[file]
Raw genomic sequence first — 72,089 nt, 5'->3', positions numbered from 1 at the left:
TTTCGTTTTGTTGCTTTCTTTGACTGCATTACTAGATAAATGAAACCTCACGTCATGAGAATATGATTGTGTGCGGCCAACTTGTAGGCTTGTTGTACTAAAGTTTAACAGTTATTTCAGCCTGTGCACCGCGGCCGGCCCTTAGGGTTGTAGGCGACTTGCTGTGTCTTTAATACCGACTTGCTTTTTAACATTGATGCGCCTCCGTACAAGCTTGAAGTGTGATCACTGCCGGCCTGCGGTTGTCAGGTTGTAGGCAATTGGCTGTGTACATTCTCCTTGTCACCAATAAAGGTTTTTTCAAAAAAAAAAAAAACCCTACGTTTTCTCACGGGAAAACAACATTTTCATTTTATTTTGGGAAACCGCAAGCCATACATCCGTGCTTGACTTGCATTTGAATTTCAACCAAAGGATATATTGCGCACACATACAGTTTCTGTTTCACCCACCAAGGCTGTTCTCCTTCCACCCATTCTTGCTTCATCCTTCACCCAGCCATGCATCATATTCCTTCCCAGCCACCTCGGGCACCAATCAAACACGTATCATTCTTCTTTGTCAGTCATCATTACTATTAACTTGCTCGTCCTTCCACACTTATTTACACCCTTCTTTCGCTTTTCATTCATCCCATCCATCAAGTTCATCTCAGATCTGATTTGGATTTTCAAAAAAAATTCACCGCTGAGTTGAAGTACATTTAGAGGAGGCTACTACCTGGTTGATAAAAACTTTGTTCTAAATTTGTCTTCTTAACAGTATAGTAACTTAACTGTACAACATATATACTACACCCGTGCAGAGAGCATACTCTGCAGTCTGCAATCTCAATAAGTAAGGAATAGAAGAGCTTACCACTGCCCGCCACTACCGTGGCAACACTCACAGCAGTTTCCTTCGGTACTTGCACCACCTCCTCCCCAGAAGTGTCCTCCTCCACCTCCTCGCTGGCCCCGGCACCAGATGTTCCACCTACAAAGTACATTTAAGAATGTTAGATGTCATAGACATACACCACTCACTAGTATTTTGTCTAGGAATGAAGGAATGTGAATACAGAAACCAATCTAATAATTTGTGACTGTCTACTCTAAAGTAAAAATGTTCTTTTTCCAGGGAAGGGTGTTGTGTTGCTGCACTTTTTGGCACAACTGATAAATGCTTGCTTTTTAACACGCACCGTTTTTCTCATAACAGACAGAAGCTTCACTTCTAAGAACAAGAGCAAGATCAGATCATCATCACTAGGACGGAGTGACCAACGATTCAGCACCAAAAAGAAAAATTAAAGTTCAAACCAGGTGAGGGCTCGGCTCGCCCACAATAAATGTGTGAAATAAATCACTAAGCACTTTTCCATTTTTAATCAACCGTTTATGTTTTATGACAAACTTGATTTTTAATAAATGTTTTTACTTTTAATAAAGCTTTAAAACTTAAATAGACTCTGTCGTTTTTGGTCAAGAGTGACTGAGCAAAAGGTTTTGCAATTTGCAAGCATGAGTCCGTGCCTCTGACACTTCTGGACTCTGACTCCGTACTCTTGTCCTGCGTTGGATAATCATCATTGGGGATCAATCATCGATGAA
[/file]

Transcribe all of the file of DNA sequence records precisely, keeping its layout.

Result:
Raw genomic sequence first — 72,089 nt, 5'->3', positions numbered from 1 at the left:
TTTCGTTTTGTTGCTTTCTTTGACTGCATTACTAGATAAATGAAACCTCACGTCATGAGAATATGATTGTGTGCGGCCAACTTGTAGGCTTGTTGTACTAAAGTTTAACAGTTATTTCAGCCTGTGCACCGCGGCCGGCCCTTAGGGTTGTAGGCGACTTGCTGTGTCTTTAATACCGACTTGCTTTTTAACATTGATGCGCCTCCGTACAAGCTTGAAGTGTGATCACTGCCGGCCTGCGGTTGTCAGGTTGTAGGCAATTGGCTGTGTACATTCTCCTTGTCACCAATAAAGGTTTTTTCAAAAAAAAAAAAAACCCTACGTTTTCTCACGGGAAAACAACATTTTCATTTTATTTTGGGAAACCGCAAGCCATACATCCGTGCTTGACTTGCATTTGAATTTCAACCAAAGGATATATTGCGCACACATACAGTTTCTGTTTCACCCACCAAGGCTGTTCTCCTTCCACCCATTCTTGCTTCATCCTTCACCCAGCCATGCATCATATTCCTTCCCAGCCACCTCGGGCACCAATCAAACACGTATCATTCTTCTTTGTCAGTCATCATTACTATTAACTTGCTCGTCCTTCCACACTTATTTACACCCTTCTTTCGCTTTTCATTCATCCCATCCATCAAGTTCATCTCAGATCTGATTTGGATTTTCAAAAAAAATTCACCGCTGAGTTGAAGTACATTTAGAGGAGGCTACTACCTGGTTGATAAAAACTTTGTTCTAAATTTGTCTTCTTAACAGTATAGTAACTTAACTGTACAACATATATACTACACCCGTGCAGAGAGCATACTCTGCAGTCTGCAATCTCAATAAGTAAGGAATAGAAGAGCTTACCACTGCCCGCCACTACCGTGGCAACACTCACAGCAGTTTCCTTCGGTACTTGCACCACCTCCTCCCCAGAAGTGTCCTCCTCCACCTCCTCGCTGGCCCCGGCACCAGATGTTCCACCTACAAAGTACATTTAAGAATGTTAGATGTCATAGACATACACCACTCACTAGTATTTTGTCTAGGAATGAAGGAATGTGAATACAGAAACCAATCTAATAATTTGTGACTGTCTACTCTAAAGTAAAAATGTTCTTTTTCCAGGGAAGGGTGTTGTGTTGCTGCACTTTTTGGCACAACTGATAAATGCTTGCTTTTTAACACGCACCGTTTTTCTCATAACAGACAGAAGCTTCACTTCTAAGAACAAGAGCAAGATCAGATCATCATCACTAGGACGGAGTGACCAACGATTCAGCACCAAAAAGAAAAATTAAAGTTCAAACCAGGTGAGGGCTCGGCTCGCCCACAATAAATGTGTGAAATAAATCACTAAGCACTTTTCCATTTTTAATCAACCGTTTATGTTTTATGACAAACTTGATTTTTAATAAATGTTTTTACTTTTAATAAAGCTTTAAAACTTAAATAGACTCTGTCGTTTTTGGTCAAGAGTGACTGAGCAAAAGGTTTTGCAATTTGCAAGCATGAGTCCGTGCCTCTGACACTTCTGGACTCTGACTCCGTACTCTTGTCCTGCGTTGGATAATCATCATTGGGGATCAATCATCGATGAA